Capturing the essence of privacy and comfort, the Karlusic Residence was built around a 30 year old Japanese Maple in the front yard. This beautiful tree guided the architecture from many points of view – the front facade was finished in a light warm grey lime wash that accentuated the shape and color of the tree, the two slotted windows were designed to capture views of the Maple and even the whole spine of the structure is oriented according to the Japanese Maple’s position.
The front yard display a beautiful play of contrasts – the cladded volume, the Maple tree and a series of landscaped areas “such as the textured water wall along the steps towards the front entry, a shallow reflective pond with Gold fish and turtles, segmented raised platforms with each platform holding a different form of plant-life, and with the middle platform holding sand with a 3mx.6m old solid wood pier beam that was recycled from the docklands piers.” The hidden garage door in the back has a natural zinc finish, matching the rest of the natural stone facade. An internal courtyard with a lap pool is flanked by the large windows of the ground floor on one side and a line of bamboo on the other. Splendid interiors shelter living spaces on the ground floor and private room on the upper level. Located in Melbourne, Australia, the Karlusic Residence was designed by Hirsch Bedner Associates.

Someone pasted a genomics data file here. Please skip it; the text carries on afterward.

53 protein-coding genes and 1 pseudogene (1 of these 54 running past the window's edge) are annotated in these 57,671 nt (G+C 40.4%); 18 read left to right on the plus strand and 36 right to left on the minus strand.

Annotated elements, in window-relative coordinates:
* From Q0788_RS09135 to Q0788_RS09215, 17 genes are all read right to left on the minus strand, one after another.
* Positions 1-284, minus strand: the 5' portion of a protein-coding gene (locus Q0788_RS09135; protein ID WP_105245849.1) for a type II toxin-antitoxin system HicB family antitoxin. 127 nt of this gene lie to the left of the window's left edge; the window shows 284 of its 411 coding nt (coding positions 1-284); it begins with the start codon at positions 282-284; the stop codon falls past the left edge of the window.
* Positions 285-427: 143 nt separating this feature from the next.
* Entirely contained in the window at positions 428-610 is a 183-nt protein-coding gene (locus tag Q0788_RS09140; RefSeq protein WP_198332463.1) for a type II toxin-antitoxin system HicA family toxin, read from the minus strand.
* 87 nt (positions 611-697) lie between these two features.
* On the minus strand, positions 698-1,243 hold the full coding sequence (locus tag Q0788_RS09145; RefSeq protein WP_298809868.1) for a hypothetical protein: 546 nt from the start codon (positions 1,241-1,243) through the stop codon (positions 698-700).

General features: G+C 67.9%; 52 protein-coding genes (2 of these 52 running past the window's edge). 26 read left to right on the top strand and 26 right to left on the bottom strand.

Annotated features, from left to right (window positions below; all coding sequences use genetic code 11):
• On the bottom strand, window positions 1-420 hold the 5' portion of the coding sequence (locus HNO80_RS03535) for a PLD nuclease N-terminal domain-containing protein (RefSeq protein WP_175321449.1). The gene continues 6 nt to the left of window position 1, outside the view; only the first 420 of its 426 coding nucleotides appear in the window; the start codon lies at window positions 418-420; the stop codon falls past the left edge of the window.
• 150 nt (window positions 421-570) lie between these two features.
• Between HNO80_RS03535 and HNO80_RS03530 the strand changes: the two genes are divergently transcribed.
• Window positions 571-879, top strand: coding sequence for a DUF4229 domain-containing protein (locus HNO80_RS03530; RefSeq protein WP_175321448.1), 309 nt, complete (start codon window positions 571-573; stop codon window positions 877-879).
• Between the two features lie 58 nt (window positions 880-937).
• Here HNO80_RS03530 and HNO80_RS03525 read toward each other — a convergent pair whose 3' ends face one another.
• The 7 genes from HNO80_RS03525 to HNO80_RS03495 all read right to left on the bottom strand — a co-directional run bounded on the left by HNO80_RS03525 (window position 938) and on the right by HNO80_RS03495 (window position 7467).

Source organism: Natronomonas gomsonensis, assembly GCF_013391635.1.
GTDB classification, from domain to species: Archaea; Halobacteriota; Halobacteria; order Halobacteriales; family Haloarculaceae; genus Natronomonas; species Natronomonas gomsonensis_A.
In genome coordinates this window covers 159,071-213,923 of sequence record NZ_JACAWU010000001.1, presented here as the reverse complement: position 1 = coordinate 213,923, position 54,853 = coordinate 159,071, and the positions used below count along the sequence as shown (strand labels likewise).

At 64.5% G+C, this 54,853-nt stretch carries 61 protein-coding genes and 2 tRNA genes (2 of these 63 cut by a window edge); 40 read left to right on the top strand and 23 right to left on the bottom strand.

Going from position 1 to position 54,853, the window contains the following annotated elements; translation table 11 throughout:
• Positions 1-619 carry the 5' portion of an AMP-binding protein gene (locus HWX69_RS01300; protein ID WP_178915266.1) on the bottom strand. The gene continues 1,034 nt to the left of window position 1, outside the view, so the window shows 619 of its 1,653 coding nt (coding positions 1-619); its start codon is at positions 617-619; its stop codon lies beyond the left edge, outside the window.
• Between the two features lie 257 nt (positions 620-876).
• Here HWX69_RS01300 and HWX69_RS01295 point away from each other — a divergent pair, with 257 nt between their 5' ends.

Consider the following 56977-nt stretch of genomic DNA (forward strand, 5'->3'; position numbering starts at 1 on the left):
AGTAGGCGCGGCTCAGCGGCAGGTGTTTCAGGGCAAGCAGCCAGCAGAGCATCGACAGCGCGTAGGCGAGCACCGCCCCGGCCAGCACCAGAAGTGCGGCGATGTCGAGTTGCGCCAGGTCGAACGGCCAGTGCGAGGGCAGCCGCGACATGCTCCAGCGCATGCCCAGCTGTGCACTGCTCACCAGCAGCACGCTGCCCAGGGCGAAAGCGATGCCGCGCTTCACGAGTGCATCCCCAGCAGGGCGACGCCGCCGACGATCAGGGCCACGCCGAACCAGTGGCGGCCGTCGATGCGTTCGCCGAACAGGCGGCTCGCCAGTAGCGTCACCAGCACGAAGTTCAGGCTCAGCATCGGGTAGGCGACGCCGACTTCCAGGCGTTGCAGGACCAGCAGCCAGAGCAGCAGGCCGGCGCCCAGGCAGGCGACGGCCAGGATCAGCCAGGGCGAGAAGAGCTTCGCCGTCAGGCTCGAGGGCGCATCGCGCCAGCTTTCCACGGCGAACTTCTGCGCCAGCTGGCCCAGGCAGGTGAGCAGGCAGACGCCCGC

Inside the school, a wall made of cross-laminated timber separates classrooms from the main corridor, providing a space for storage and study. With very little to work with, the architects have managed to create a building that is much more than just the sum of all of its parts
The best architects can create designs which will give clients and the public things they didn’t even realise they wanted, and this is especially important when architects are given the difficult brief of creating structures in much-loved, iconic areas.